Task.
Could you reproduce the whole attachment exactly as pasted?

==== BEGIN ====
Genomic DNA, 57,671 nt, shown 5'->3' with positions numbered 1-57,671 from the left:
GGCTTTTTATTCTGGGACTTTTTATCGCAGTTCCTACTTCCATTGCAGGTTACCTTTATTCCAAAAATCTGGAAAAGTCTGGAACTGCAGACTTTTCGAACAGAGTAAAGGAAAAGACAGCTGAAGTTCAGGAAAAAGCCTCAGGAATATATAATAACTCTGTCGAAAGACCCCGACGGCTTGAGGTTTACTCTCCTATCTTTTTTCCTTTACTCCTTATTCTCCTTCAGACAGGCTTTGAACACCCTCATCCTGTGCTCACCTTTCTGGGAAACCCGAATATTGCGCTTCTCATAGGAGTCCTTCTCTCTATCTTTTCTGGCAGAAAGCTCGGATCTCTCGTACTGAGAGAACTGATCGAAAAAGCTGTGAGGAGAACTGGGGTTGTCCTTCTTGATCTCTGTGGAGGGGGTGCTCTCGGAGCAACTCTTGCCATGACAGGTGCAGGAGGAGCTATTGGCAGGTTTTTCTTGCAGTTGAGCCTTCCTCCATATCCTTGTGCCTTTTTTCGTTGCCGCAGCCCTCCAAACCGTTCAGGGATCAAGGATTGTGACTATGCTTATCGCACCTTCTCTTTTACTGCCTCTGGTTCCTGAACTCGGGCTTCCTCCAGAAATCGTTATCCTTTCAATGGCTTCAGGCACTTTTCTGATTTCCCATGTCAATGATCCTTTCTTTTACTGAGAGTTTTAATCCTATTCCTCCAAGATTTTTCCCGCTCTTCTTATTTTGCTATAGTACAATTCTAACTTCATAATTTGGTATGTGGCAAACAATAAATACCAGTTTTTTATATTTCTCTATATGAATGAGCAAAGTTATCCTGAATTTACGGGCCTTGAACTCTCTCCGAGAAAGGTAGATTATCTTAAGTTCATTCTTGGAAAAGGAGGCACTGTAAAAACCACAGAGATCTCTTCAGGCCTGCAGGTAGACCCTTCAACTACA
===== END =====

Genomic DNA, 57,671 nt, shown 5'->3' with positions numbered 1-57,671 from the left:
GGCTTTTTATTCTGGGACTTTTTATCGCAGTTCCTACTTCCATTGCAGGTTACCTTTATTCCAAAAATCTGGAAAAGTCTGGAACTGCAGACTTTTCGAACAGAGTAAAGGAAAAGACAGCTGAAGTTCAGGAAAAAGCCTCAGGAATATATAATAACTCTGTCGAAAGACCCCGACGGCTTGAGGTTTACTCTCCTATCTTTTTTCCTTTACTCCTTATTCTCCTTCAGACAGGCTTTGAACACCCTCATCCTGTGCTCACCTTTCTGGGAAACCCGAATATTGCGCTTCTCATAGGAGTCCTTCTCTCTATCTTTTCTGGCAGAAAGCTCGGATCTCTCGTACTGAGAGAACTGATCGAAAAAGCTGTGAGGAGAACTGGGGTTGTCCTTCTTGATCTCTGTGGAGGGGGTGCTCTCGGAGCAACTCTTGCCATGACAGGTGCAGGAGGAGCTATTGGCAGGTTTTTCTTGCAGTTGAGCCTTCCTCCATATCCTTGTGCCTTTTTTCGTTGCCGCAGCCCTCCAAACCGTTCAGGGATCAAGGATTGTGACTATGCTTATCGCACCTTCTCTTTTACTGCCTCTGGTTCCTGAACTCGGGCTTCCTCCAGAAATCGTTATCCTTTCAATGGCTTCAGGCACTTTTCTGATTTCCCATGTCAATGATCCTTTCTTTTACTGAGAGTTTTAATCCTATTCCTCCAAGATTTTTCCCGCTCTTCTTATTTTGCTATAGTACAATTCTAACTTCATAATTTGGTATGTGGCAAACAATAAATACCAGTTTTTTATATTTCTCTATATGAATGAGCAAAGTTATCCTGAATTTACGGGCCTTGAACTCTCTCCGAGAAAGGTAGATTATCTTAAGTTCATTCTTGGAAAAGGAGGCACTGTAAAAACCACAGAGATCTCTTCAGGCCTGCAGGTAGACCCTTCAACTACA